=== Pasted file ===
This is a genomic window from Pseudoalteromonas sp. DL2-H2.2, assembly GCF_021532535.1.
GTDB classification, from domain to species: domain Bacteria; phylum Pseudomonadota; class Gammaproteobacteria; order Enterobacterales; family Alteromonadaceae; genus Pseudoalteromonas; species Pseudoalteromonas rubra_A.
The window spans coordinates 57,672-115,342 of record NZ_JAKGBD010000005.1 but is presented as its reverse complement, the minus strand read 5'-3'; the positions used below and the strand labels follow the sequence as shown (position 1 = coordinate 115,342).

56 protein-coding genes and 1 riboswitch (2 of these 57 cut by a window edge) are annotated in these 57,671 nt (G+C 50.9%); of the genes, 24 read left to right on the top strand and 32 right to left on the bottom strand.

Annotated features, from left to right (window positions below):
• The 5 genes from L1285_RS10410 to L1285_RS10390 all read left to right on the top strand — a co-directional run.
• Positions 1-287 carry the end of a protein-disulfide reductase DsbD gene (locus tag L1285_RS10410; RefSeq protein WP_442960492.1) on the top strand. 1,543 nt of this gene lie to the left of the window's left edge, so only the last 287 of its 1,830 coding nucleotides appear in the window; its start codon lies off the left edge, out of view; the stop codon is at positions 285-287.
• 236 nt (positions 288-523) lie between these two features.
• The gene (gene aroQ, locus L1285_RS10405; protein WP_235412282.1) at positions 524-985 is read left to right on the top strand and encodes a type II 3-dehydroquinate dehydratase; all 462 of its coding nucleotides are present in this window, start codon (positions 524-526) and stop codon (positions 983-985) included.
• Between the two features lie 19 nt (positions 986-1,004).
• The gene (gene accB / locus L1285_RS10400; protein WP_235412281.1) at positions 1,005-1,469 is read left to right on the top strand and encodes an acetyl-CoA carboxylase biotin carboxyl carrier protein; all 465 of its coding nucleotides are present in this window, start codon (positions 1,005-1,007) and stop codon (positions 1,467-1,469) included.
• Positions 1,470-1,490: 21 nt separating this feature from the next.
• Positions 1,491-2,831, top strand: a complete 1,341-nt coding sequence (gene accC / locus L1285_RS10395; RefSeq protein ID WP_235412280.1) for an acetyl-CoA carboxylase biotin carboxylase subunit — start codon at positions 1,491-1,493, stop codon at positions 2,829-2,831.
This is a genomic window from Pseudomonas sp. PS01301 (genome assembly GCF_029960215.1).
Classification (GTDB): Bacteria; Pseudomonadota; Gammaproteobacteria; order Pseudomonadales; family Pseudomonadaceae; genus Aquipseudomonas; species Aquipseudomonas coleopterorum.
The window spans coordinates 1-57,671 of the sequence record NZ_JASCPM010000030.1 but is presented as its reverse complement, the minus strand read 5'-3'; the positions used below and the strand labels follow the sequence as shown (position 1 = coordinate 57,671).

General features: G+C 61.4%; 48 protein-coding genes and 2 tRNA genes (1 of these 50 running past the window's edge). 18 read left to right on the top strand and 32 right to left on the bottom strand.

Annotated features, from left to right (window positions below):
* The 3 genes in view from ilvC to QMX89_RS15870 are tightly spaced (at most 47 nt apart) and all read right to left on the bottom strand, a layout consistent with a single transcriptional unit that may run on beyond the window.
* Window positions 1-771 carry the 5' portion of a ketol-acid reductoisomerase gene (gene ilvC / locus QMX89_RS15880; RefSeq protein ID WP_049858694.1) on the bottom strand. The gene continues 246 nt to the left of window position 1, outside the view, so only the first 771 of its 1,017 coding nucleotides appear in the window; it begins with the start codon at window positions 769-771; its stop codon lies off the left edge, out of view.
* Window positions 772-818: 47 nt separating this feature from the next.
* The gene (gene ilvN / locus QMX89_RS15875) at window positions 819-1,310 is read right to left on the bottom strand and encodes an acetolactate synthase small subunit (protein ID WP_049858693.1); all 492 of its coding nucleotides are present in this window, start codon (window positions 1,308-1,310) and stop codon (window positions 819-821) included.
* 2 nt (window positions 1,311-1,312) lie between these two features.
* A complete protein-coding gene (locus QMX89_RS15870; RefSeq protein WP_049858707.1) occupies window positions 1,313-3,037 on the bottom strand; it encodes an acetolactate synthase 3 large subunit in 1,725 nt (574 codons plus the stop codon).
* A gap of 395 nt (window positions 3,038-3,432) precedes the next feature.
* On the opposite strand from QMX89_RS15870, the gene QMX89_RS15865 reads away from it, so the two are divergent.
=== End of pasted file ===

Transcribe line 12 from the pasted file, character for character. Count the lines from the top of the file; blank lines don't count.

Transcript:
• Positions 1,470-1,490: 21 nt separating this feature from the next.